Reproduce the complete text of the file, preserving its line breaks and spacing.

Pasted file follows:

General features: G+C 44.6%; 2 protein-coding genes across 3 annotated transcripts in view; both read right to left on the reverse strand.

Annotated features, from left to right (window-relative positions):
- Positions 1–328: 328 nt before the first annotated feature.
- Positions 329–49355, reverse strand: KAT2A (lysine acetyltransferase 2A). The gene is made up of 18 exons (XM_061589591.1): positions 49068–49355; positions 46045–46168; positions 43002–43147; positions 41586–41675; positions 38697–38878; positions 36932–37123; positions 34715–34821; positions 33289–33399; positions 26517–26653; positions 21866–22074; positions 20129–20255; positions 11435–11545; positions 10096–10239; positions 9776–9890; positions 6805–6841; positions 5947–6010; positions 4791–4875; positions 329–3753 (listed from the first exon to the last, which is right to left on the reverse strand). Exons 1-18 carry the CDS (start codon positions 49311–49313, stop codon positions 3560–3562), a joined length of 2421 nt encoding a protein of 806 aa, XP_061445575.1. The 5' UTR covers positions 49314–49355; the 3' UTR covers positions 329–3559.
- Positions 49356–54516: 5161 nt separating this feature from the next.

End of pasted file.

General features: G+C 44.6%; 2 protein-coding genes across 3 annotated transcripts in view; both read right to left on the reverse strand.

Annotated features, from left to right (window-relative positions):
- Positions 1–328: 328 nt before the first annotated feature.
- Positions 329–49355, reverse strand: KAT2A (lysine acetyltransferase 2A). The gene is made up of 18 exons (XM_061589591.1): positions 49068–49355; positions 46045–46168; positions 43002–43147; positions 41586–41675; positions 38697–38878; positions 36932–37123; positions 34715–34821; positions 33289–33399; positions 26517–26653; positions 21866–22074; positions 20129–20255; positions 11435–11545; positions 10096–10239; positions 9776–9890; positions 6805–6841; positions 5947–6010; positions 4791–4875; positions 329–3753 (listed from the first exon to the last, which is right to left on the reverse strand). Exons 1-18 carry the CDS (start codon positions 49311–49313, stop codon positions 3560–3562), a joined length of 2421 nt encoding a protein of 806 aa, XP_061445575.1. The 5' UTR covers positions 49314–49355; the 3' UTR covers positions 329–3559.
- Positions 49356–54516: 5161 nt separating this feature from the next.